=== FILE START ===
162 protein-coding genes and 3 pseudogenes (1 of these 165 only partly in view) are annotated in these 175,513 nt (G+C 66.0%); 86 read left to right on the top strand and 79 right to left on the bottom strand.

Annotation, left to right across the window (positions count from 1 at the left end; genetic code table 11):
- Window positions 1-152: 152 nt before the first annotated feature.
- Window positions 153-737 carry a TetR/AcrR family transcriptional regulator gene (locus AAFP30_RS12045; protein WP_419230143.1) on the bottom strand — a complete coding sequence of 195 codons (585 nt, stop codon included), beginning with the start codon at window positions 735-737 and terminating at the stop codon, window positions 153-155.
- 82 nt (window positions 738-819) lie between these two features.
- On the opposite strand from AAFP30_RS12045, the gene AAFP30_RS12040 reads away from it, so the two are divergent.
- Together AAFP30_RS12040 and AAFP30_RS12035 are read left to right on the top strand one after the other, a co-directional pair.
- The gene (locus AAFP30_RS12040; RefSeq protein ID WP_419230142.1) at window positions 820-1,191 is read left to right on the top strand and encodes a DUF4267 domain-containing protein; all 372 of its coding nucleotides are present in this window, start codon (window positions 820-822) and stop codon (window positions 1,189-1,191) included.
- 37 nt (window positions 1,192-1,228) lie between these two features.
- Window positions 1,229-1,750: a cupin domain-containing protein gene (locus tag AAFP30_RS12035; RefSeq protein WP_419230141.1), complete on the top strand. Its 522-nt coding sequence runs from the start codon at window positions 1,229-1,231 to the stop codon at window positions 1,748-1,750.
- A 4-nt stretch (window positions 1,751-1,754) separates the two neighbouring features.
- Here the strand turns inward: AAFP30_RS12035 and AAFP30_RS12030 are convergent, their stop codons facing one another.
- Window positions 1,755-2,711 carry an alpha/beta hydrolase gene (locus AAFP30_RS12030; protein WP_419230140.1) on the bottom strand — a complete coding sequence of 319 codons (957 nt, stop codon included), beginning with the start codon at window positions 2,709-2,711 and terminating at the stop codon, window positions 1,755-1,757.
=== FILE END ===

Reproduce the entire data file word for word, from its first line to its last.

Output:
162 protein-coding genes and 3 pseudogenes (1 of these 165 only partly in view) are annotated in these 175,513 nt (G+C 66.0%); 86 read left to right on the top strand and 79 right to left on the bottom strand.

Annotation, left to right across the window (positions count from 1 at the left end; genetic code table 11):
- Window positions 1-152: 152 nt before the first annotated feature.
- Window positions 153-737 carry a TetR/AcrR family transcriptional regulator gene (locus AAFP30_RS12045; protein WP_419230143.1) on the bottom strand — a complete coding sequence of 195 codons (585 nt, stop codon included), beginning with the start codon at window positions 735-737 and terminating at the stop codon, window positions 153-155.
- 82 nt (window positions 738-819) lie between these two features.
- On the opposite strand from AAFP30_RS12045, the gene AAFP30_RS12040 reads away from it, so the two are divergent.
- Together AAFP30_RS12040 and AAFP30_RS12035 are read left to right on the top strand one after the other, a co-directional pair.
- The gene (locus AAFP30_RS12040; RefSeq protein ID WP_419230142.1) at window positions 820-1,191 is read left to right on the top strand and encodes a DUF4267 domain-containing protein; all 372 of its coding nucleotides are present in this window, start codon (window positions 820-822) and stop codon (window positions 1,189-1,191) included.
- 37 nt (window positions 1,192-1,228) lie between these two features.
- Window positions 1,229-1,750: a cupin domain-containing protein gene (locus tag AAFP30_RS12035; RefSeq protein WP_419230141.1), complete on the top strand. Its 522-nt coding sequence runs from the start codon at window positions 1,229-1,231 to the stop codon at window positions 1,748-1,750.
- A 4-nt stretch (window positions 1,751-1,754) separates the two neighbouring features.
- Here the strand turns inward: AAFP30_RS12035 and AAFP30_RS12030 are convergent, their stop codons facing one another.
- Window positions 1,755-2,711 carry an alpha/beta hydrolase gene (locus AAFP30_RS12030; protein WP_419230140.1) on the bottom strand — a complete coding sequence of 319 codons (957 nt, stop codon included), beginning with the start codon at window positions 2,709-2,711 and terminating at the stop codon, window positions 1,755-1,757.